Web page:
3. So what are tagfiles?

If you've ever browsed around on a Slackware install CD-Rom you must have noticed that the packages are organized in software series. For each of the software series there is a sub-directory in the /slackware directory. If you would put CD1 and CD2 together you would have a structure like this:

|-- a
|-- ap
|-- d
|-- e
|-- f
|-- gnome
|-- k
|-- kde
|-- kdei
|-- l
|-- n
|-- t
|-- tcl
|-- x
|-- xap
`-- y

Each of these directories contains the packages belonging to that serie, and each of these directories has an extra file named tagfile. The tagfile is used by the package manager to decide if a package is required, recommended, optional or should be skipped. In the file there is a line for each of the packages in the serie. I.e. the original tagfile for the "a" software serie (Slackware 10.1.0) looks like this:

# This is a Slackware Installation Tagfile.
# This one comes from disk: A1 (Base Linux series)
# and a backup copy called "tagfile.org" can be found on the same disk. You
# should never edit the "tagfile.org" copy, only the one called "tagfile". Use
# the "tagfile.org" only if you want to restore original installation defaults
# by copying it over the top of "tagfile".
# It is used to automate software installation. 
# There are two labels that you can use: ADD and SKP.
# If the PROMPT option is used during installation, this file will be checked
# to determine the installation default. First, all the lines beginning with
# <package_name>: 
# will be extracted. Then, the last line in the extracted segment will be 
# checked for the flags ADD, REC, OPT and SKP.
# If ADD is found, then a priority of [required] will be displayed, and the
# package will be automatically installed. 
# If SKP is found, then a priority of [skip] will be displayed, and
# the package will be automatically skipped.
# All other packages will be prompted for. There are two optional flags you
# can use to change the package priority level shown when the user is 
# prompted: REC and OPT. If REC is found, the priority shown will be
# [recommended], while if OPT is found, the user sees priority [optional].
# If no flags are found for a given package, the user is shown priority
# [unknown], and is prompted for whether the package should be installed.
# If you mess this file up beyond recognition, just restore from "tagfile.org"
aaa_base: ADD
aaa_elflibs: ADD
acpid: REC
apmd: REC
bash: ADD
bin: ADD
bzip2: ADD
coreutils: ADD
cpio: ADD
cups: REC
cxxlibs: ADD
dcron: ADD
devs: ADD
e2fsprogs: ADD
elvis: ADD
etc: ADD
findutils: ADD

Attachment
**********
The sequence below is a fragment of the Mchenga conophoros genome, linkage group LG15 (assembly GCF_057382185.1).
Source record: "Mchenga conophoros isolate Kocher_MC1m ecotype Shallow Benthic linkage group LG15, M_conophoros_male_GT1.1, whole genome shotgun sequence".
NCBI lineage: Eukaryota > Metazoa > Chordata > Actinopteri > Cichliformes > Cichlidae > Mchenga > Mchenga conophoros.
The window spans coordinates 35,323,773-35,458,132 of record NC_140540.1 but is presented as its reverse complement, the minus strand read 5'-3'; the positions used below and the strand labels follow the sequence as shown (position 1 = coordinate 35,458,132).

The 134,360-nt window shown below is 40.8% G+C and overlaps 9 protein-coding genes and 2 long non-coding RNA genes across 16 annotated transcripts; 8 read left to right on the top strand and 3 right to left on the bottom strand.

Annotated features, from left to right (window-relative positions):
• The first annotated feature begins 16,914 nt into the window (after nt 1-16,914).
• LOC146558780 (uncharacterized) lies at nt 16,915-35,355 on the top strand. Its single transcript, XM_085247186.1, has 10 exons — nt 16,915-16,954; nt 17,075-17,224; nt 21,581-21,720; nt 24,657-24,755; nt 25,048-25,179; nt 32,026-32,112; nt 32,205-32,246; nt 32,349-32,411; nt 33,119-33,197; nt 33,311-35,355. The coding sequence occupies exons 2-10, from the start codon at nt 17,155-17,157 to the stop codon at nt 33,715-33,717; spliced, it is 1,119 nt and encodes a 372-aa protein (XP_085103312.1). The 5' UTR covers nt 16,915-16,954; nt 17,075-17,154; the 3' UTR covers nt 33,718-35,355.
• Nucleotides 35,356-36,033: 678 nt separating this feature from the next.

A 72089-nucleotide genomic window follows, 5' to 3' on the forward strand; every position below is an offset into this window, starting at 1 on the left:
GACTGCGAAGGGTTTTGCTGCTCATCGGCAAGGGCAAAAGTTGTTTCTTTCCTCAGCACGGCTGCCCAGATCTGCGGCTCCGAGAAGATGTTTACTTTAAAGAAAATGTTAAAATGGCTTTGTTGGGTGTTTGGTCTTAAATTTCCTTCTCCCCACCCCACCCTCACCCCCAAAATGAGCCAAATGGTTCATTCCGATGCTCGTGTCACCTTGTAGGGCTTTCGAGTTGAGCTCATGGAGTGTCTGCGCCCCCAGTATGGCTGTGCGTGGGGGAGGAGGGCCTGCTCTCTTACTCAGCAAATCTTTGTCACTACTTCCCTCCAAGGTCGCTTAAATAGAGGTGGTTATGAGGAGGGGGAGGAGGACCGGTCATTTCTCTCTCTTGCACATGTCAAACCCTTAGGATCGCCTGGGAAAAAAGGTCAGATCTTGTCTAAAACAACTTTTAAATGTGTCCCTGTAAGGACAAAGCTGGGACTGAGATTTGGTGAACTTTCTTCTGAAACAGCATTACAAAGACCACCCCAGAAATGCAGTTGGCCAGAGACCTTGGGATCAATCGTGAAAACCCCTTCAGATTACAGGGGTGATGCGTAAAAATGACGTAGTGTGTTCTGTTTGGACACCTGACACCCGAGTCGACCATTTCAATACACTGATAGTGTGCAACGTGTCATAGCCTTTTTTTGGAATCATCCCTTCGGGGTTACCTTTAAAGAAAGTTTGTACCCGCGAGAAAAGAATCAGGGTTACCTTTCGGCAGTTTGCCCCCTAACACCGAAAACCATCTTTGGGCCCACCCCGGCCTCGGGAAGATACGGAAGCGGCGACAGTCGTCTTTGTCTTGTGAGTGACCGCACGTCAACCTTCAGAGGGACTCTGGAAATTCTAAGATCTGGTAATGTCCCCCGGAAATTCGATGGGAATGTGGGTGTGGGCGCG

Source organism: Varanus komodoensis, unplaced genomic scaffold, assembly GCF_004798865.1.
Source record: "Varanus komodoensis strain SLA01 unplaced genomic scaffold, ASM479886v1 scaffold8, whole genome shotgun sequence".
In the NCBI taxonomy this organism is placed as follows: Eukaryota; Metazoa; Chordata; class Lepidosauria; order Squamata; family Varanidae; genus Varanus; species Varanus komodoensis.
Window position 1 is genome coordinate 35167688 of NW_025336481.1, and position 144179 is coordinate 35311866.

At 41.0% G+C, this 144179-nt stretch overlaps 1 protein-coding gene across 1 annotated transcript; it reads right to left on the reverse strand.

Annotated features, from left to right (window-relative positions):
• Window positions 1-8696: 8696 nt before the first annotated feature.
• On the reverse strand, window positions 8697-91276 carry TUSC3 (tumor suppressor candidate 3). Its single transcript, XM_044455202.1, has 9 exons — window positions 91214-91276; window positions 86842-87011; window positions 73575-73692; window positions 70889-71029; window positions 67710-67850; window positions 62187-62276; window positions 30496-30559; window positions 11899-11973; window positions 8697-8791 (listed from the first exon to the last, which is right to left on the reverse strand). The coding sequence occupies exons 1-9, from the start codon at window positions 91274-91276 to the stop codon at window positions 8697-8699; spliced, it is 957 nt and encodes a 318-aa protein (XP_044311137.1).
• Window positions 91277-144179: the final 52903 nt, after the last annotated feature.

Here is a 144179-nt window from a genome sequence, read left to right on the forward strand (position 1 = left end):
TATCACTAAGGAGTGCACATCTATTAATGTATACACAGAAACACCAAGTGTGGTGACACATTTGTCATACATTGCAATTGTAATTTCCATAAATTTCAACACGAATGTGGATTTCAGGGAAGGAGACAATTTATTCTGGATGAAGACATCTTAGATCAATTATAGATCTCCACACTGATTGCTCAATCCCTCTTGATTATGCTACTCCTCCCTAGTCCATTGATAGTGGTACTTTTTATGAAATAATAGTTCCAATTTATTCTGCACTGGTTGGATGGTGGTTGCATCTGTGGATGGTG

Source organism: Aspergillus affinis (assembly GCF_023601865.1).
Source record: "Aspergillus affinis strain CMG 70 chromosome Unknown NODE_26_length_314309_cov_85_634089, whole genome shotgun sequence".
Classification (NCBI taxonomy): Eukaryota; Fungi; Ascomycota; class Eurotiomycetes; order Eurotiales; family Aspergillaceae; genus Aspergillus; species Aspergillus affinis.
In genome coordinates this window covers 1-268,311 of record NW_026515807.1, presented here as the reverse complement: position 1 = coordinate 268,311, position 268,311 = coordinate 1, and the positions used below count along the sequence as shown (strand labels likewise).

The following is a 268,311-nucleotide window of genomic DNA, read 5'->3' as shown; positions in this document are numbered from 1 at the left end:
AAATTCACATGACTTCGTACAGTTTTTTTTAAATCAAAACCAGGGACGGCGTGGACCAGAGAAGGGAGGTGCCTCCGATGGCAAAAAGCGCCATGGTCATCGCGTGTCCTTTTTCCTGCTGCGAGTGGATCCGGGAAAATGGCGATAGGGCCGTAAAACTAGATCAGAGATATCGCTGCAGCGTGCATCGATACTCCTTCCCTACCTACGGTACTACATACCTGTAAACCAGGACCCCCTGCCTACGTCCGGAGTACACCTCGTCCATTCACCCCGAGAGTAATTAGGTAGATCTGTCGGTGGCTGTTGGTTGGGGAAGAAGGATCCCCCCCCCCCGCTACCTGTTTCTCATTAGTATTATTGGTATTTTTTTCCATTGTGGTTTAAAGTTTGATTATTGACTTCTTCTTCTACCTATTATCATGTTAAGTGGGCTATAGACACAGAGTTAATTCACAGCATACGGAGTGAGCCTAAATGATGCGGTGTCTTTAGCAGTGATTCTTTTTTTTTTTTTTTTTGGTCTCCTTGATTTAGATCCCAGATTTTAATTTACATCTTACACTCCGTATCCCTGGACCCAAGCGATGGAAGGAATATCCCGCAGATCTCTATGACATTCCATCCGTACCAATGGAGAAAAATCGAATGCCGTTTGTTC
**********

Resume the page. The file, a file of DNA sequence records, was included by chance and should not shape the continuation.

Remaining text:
floppy: ADD
gawk: ADD
genpower: OPT
gettext: REC
getty-ps: OPT
glibc-solibs: ADD
glibc-zoneinfo: ADD
gpm: REC
grep: ADD
gzip: ADD
hdparm: ADD
hotplug: ADD
infozip: ADD
isapnptools: OPT
jfsutils: OPT
kbd: REC
kernel-ide: REC
kernel-modules: ADD
less: ADD
lilo: ADD
loadlin: REC
logrotate: ADD
minicom: REC
mkinitrd: REC
module-init-tools: ADD
openssl-solibs: ADD
pciutils: OPT
pcmcia-cs: REC
pkgtools: ADD
procps: ADD
reiserfsprogs: ADD
sed: ADD
shadow: ADD
slocate: ADD
smartmontools: ADD
sysklogd: ADD
syslinux: ADD
sysvinit: ADD
tar: ADD
tcsh: REC
udev: ADD
umsdos-progs: ADD
usbutils: ADD
utempter: REC
util-linux: ADD
xfsprogs: OPT

Beware: The comments in this file are not up to date. There is no "A1" serie anymore, there are no tagfile.org files anymore. But the rest of the comments explain quite a bit about the format of this file.

To summarize this info:

The SKP option is kinda funny. What use is a package in a series if you must skip it? Well actually, if you would inspect the default tagfiles you would not find a package with the SKP option. The SKP option is there so that we can make our own tagfiles to do an automatic packages install via the "tagpath" option in the Slackware installer, it gives us the means not to install a package.

Just like the SKP option for an interactive installer, the REC and OPT options are without meaning for an automated install. They both require the user to decide wether or not to install the package.

So what we would need is a set of tagfiles, organized like the original tagfiles in a directory per serie, with one line for each package, just using the ADD or SKP option. While it is not a difficult task to make such a structure of files, you can take them from the Slackware CD-Rom, editing them to reflect the proper choices is tedious job in which errors are easialy made.

I decided to automate these processes and wrote two scripts to do this work for me. The first script wil make a directory structure filled with the tagfiles from a Slackware CD-Rom (or from an other location if you want). The second script will use an allready installed system as a guideline to write new tagfiles. By using the new tagfiles for a new install I would get a system with exactly the same packages as the model system.